On a semiotic level, a host of expressions – such as “beispielwiese,” “auch,” and “etwa” – can be easily employed in German to allude to further examples of that which is specifically addressed. In the process, sentences are created which are inadmissible on a structural level in English. I hope to discuss this topic in greater detail in an upcoming post.

Loanwords and misnomers

English loanwords are proliferate in the German language, and new words are adopted on a daily basis. Borrowing is particularly pronounced in the business world, where mastery of English neologisms carries a certain cachet. Scores of English words invariably crop up in German marketing texts. Take the following extreme example, which I came across recently: “Last not least sorgen unter anderem vier Bands mit heißem Sound für eine tolle Stimmung und echtes Partyfeeling.”

The particular problem for the translator—which the above sentence demonstrates fairly well—relates to the way in which borrowed words are often invested with new meaning in German. “Partyfeeling” is of course an invented compound which only the most foolhardy would dare to transcribe directly. Yet the most probable renderings—“party atmosphere,” or similar, are also fraught with the potential for inaccuracy, as the term “Party” in German can be an acceptable designation for a rather staid corporate reception—which is not the case in English.

False cognates await the unwary translator in a myriad of seemingly innocuous contexts. In German, for example, the term “Trailer” designates all manner of short promotional videos. In English, however, a “trailer” is specifically a promotional clip for a feature film—an unawareness of this fact can lead to a serious error in the translation. In a similar vein, the term “Headline” is used in German to indicate the heading of any document; in English, by contrast, we only speak of headlines in the newspaper. An even stranger example is the German use of the term “Wording,” which refers generally to a company’s internal language—“wording” in English, of course, merely refers to the way something is phrased.

The German use of the word “team” in business contexts is also a source of particular frustration for the translator. In Germany the staff of any company is often referred to as the “team”; in English, by contrast, the term is used much more sparingly to designate an inter-organizational group with a specific task—if it is used at all. Confronted with the term in many contexts the translator may feel compelled to select a substitute, yet he can only do so at the risk of arousing the resistance of the client, for whom “team” is the firmly established designation.

German resumes

Due to the structural characteristics of the German language, the translation of itemized lists often poses a significant challenge for the translator. The difficulty is related specifically to the key role that verbal nouns play in the language; “substantivized verbs,” as they are called, are often grouped together with nouns in sentence fragments that elude direct translation. Much to the chagrin of the translator, almost any verb can be substantivized in German, including Durchführung (the substantive form of “to execute” or “to carry out,” i.e. “the carrying-out”), Übergabe (i.e. “the hand-over” or “transfer” of a thing), or Neuaufstellung (i.e. “the renewed setup” or “repositioning”).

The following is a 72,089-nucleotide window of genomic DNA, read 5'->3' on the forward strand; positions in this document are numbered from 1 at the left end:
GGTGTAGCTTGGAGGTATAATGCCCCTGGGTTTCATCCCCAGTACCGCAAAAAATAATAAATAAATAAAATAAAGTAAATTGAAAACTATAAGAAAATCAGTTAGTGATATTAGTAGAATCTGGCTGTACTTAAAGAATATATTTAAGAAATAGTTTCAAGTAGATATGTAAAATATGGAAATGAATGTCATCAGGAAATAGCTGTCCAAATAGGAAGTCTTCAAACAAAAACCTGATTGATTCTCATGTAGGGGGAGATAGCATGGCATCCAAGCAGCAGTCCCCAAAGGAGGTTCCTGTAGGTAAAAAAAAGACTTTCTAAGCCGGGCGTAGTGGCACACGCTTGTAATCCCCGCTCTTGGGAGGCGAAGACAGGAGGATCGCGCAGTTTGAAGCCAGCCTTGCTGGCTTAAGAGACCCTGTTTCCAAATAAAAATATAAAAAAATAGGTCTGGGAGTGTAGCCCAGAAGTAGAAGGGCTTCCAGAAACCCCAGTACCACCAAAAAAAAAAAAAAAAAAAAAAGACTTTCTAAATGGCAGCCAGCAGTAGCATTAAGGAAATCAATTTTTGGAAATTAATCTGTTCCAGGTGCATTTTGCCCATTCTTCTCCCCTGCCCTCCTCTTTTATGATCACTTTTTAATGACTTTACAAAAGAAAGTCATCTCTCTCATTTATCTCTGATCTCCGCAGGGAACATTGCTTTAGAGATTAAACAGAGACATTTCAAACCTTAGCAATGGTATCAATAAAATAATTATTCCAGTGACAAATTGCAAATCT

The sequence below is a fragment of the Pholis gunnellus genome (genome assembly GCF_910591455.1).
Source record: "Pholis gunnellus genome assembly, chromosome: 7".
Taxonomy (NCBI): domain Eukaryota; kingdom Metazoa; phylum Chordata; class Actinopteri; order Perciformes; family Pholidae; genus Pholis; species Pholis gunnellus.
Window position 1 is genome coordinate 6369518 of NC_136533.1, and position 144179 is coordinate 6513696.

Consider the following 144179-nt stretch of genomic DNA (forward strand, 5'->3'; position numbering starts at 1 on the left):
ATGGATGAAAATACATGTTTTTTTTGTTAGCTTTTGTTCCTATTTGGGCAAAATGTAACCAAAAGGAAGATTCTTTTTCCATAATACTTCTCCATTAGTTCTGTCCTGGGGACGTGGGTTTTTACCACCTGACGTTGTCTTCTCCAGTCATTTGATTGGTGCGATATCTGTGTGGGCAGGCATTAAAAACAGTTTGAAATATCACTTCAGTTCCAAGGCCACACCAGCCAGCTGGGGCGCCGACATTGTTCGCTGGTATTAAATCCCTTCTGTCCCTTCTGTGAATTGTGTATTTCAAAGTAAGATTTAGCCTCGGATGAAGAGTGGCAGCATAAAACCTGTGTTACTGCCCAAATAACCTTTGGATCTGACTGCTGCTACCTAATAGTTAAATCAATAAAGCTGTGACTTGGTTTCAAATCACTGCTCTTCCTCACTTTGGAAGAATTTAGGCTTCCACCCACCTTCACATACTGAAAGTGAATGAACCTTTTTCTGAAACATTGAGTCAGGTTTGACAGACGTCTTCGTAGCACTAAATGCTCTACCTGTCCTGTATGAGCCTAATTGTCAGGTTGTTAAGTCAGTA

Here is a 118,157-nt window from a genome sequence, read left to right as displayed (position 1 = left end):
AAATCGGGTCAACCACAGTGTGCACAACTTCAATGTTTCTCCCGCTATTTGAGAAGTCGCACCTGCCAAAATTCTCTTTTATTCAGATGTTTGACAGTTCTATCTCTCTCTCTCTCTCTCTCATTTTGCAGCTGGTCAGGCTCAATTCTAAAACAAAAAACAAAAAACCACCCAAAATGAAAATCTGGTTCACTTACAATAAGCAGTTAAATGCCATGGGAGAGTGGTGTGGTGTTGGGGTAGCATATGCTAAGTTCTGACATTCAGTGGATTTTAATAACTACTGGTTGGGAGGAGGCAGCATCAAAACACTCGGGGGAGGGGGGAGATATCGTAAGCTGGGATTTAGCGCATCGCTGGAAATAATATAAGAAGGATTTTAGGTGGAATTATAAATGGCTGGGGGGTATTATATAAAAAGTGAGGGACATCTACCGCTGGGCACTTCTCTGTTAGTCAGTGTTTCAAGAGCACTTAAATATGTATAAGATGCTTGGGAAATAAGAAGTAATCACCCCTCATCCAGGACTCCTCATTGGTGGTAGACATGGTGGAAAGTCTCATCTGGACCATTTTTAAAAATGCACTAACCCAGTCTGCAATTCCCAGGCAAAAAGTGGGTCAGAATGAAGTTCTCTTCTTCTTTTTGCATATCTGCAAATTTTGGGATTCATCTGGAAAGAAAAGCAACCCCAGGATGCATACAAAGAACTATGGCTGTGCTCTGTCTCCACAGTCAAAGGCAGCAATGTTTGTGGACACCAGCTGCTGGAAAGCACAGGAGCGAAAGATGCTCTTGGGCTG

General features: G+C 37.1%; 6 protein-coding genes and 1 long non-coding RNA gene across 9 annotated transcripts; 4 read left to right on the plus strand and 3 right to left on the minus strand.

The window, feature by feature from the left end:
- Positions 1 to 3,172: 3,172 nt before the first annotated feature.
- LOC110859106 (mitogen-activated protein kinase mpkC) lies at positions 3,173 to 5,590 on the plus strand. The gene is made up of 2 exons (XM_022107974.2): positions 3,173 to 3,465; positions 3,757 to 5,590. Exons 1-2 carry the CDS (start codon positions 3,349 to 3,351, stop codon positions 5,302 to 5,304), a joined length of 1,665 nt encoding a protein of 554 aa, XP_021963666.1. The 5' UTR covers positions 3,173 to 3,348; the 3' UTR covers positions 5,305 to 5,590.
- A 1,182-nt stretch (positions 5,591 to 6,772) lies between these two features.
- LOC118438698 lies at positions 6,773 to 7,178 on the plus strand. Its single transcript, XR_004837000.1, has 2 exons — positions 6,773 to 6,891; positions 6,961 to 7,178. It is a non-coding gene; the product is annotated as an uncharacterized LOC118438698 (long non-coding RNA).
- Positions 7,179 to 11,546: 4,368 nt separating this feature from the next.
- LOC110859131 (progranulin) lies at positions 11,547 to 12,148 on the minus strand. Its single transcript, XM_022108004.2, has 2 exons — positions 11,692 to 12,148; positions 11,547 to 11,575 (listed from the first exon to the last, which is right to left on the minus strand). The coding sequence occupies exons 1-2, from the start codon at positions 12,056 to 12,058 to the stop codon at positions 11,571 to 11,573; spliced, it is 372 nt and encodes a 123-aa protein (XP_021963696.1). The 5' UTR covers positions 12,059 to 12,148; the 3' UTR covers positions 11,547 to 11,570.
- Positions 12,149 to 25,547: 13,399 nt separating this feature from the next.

In German lists―and this may surprise those unfamiliar with the language―normal verbs are often completely omitted in lieu of verbal noun forms. German resumes, for example, invariably contain extended lists of previous accomplishments―all without the use of a single verb. Typical resume items, translated directly, might include: “Implementation of software provisioning,” “Carrying-out of system hand-over,” or “Collaboration in customer communications,” etc. (It’s interesting to note the contrast here between Geman and English resume-writing conventions. The English resume writer is encouraged to make generous use of active verb forms; the German resume, by contrast, is conspicuous for its abundant use of passive constructions―which should in fact be simply attributed to the language’s grammatical conventions).

Faced with an extensive list of items and no verbs in sight, the astute translator will do his best to convert the text into sensible English. Often verbal nouns can be converted into more active forms. But this is not always easy. Here we arrive at a perennial problem in translation: The semantic function of the source text may not be clear, yet an interpretive act is required. Compromise, patience, and creativity are needed on the part of the translator.